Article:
Updated from Monday, June 15
is adding more flesh to the bones of its cloud computing strategy, launching a slew of new offerings Tuesday.
Cloud services, which offer compute power and storage via the Internet, are fast becoming one of the tech sector's hottest technologies, thanks in no small part to the IT spending
. Companies like IBM and
are pushing cloud services as a way for firms to avoid the upfront costs of hardware and software.
IBM launched its "Blue Cloud" strategy in 2007 and has already made its presence felt in high-performance computing, but is now looking to strengthen its enterprise story.
The company's Smart Business Cloud, which it launched Tuesday, encompasses software testing and virtual desktops, where users access PC software from any location. IBM will offer to run cloud services from its own data centers, as well as building cloud infrastructure on customers' own sites. This could be, for example, a software firm that wants to host client applications behind its firewall. The Armonk, N.Y.-based firm is also offering a pre-configured cloud "appliance" complete with blade servers, storage and Tivoli provisioning software, which customers can configure themselves.
"Writing and testing applications, when you roll out a big application, typically takes up 30 percent to 50 percent of your IT infrastructure," said Erich Clementi, general manager of enterprise initiatives at IBM. "The potential savings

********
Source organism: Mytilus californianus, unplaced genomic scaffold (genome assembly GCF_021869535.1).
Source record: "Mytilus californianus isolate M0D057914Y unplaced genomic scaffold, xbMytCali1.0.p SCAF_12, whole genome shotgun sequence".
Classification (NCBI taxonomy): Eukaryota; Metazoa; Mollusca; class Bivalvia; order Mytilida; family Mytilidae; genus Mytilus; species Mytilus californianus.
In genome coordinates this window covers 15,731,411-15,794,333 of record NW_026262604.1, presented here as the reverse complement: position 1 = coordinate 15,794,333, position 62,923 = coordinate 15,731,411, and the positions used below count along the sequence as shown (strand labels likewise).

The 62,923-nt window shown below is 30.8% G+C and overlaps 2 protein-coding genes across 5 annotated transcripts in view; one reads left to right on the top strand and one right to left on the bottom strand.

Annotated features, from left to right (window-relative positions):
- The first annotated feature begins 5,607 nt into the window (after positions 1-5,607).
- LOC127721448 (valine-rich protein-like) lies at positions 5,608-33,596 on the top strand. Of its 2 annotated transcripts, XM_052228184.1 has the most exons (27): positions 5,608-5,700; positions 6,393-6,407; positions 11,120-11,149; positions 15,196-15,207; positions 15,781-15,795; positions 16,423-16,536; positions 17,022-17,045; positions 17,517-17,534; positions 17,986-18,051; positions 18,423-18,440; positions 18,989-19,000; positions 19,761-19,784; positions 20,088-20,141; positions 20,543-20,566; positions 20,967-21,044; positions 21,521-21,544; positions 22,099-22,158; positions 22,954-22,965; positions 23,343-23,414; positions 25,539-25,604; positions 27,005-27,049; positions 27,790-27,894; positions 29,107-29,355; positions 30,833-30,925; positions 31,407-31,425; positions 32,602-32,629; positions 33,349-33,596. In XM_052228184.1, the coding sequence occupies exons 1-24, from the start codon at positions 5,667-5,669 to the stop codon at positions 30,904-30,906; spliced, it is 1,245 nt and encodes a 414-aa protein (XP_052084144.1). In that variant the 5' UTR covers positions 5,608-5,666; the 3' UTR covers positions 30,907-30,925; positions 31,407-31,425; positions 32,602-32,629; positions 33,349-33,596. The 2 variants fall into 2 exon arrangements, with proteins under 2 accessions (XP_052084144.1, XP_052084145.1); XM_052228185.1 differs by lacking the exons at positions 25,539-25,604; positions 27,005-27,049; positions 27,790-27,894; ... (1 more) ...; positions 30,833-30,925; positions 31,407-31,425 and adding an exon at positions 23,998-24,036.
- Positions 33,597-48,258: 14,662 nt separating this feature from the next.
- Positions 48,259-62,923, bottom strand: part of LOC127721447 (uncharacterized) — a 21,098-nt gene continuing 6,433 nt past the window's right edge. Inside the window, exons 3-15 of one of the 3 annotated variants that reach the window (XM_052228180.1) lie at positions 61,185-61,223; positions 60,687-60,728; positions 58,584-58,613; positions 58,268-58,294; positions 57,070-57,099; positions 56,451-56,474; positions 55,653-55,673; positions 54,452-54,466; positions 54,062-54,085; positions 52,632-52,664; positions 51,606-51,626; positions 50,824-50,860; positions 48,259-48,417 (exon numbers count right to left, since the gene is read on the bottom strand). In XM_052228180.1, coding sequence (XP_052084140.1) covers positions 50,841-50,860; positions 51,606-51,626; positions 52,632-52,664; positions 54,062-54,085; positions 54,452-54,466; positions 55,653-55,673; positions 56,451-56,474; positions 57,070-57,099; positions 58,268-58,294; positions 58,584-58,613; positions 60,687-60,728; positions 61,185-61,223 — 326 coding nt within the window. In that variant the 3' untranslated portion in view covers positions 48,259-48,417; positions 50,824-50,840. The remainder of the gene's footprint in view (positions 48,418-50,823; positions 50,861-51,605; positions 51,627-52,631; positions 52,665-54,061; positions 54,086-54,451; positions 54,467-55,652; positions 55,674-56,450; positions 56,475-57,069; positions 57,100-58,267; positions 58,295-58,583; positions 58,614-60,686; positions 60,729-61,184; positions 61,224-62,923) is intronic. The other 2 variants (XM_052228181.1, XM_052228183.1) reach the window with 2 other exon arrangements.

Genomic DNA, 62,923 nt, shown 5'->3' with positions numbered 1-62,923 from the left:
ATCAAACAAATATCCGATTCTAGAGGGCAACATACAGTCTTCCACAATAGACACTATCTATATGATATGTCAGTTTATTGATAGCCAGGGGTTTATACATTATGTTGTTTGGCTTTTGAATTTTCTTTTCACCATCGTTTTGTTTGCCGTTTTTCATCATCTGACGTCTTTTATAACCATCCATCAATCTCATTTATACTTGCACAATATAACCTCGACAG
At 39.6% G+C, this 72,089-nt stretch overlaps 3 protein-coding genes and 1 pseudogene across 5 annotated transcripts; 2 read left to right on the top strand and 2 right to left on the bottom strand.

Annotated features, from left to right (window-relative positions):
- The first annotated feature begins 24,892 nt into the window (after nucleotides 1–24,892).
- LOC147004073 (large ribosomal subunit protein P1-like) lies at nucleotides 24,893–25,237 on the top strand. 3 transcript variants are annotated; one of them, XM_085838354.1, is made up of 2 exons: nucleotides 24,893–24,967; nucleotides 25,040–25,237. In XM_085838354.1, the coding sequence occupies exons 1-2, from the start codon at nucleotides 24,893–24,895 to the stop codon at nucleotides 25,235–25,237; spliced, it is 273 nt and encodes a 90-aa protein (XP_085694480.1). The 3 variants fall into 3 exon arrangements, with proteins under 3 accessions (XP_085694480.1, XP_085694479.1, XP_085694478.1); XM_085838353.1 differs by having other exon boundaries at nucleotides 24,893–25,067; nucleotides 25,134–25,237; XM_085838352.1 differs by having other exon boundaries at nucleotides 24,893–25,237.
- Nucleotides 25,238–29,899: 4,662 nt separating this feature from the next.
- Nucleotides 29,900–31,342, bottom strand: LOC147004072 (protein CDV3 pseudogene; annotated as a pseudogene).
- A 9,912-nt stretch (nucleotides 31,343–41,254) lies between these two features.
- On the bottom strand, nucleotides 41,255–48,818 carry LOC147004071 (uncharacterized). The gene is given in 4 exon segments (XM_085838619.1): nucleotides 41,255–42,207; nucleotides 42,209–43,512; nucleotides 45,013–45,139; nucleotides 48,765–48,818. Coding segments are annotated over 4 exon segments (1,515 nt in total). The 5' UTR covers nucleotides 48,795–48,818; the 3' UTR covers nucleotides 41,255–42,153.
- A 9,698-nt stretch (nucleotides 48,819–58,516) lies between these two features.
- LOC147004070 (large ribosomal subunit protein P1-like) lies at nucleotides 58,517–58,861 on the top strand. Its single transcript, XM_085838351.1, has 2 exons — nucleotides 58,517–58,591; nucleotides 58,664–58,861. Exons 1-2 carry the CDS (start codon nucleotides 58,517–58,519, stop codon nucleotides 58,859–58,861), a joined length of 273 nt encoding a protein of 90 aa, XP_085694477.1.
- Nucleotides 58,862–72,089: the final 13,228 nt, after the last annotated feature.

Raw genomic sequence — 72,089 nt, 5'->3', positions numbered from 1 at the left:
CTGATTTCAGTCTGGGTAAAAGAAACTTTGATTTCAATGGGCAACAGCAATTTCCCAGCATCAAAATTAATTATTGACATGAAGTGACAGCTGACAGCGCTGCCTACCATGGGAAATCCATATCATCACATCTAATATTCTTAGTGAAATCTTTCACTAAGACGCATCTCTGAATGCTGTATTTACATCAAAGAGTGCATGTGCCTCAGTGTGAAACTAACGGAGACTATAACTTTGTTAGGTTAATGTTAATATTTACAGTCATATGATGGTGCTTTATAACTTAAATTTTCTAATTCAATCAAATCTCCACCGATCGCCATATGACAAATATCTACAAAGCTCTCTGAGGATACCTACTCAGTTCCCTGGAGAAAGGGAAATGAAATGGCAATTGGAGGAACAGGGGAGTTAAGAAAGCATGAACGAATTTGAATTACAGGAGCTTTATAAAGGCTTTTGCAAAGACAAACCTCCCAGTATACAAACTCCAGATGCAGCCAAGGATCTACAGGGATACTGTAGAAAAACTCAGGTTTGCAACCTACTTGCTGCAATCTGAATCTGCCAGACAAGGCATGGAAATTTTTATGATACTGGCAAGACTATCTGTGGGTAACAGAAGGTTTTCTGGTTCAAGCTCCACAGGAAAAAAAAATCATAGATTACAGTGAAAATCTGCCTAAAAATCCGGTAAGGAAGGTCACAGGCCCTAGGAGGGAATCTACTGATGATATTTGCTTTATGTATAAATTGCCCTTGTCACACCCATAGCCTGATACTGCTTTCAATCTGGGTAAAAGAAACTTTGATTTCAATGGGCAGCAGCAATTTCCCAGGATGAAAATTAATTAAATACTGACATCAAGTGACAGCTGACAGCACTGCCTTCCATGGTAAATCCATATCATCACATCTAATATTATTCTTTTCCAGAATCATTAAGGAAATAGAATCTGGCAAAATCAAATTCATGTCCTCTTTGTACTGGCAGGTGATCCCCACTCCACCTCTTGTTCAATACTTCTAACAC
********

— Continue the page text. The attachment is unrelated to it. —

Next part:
of cloud computing are enormous."
The executive feels that IBM is on the crest of a wave, and told
that cloud computing is a potential gold mine.
Clementi estimates that by 2012, enterprises will spend $66 billion on cloud services, something that other tech and telecom firms are also keen to tap into.
, for example, recently teamed up with
to offer a Web-based storage service, underlining the growing momentum behind the technology.
"The industry goes through waves of innovation every 15 years," says Clementi. "We had the mainframe era, then the PC era, then the Internet era -- this is the next wave."
their cloud efforts include
, soon to become
. Microsoft also offers a cloud-based version of Windows.
Launched in 2006,
S3 offering is probably the best known cloud storage service, and stores more than 52 billion pieces of information.
Despite the growing momentum behind cloud computing, however, IBM's recent attempt to push for standards sparked a
with Microsoft, which accused IBM of driving its own agenda.
Shares of IBM fell 59 cents, or 0.55%, to $107.62, during trading Monday, as the Nasdaq closed down 2.28%.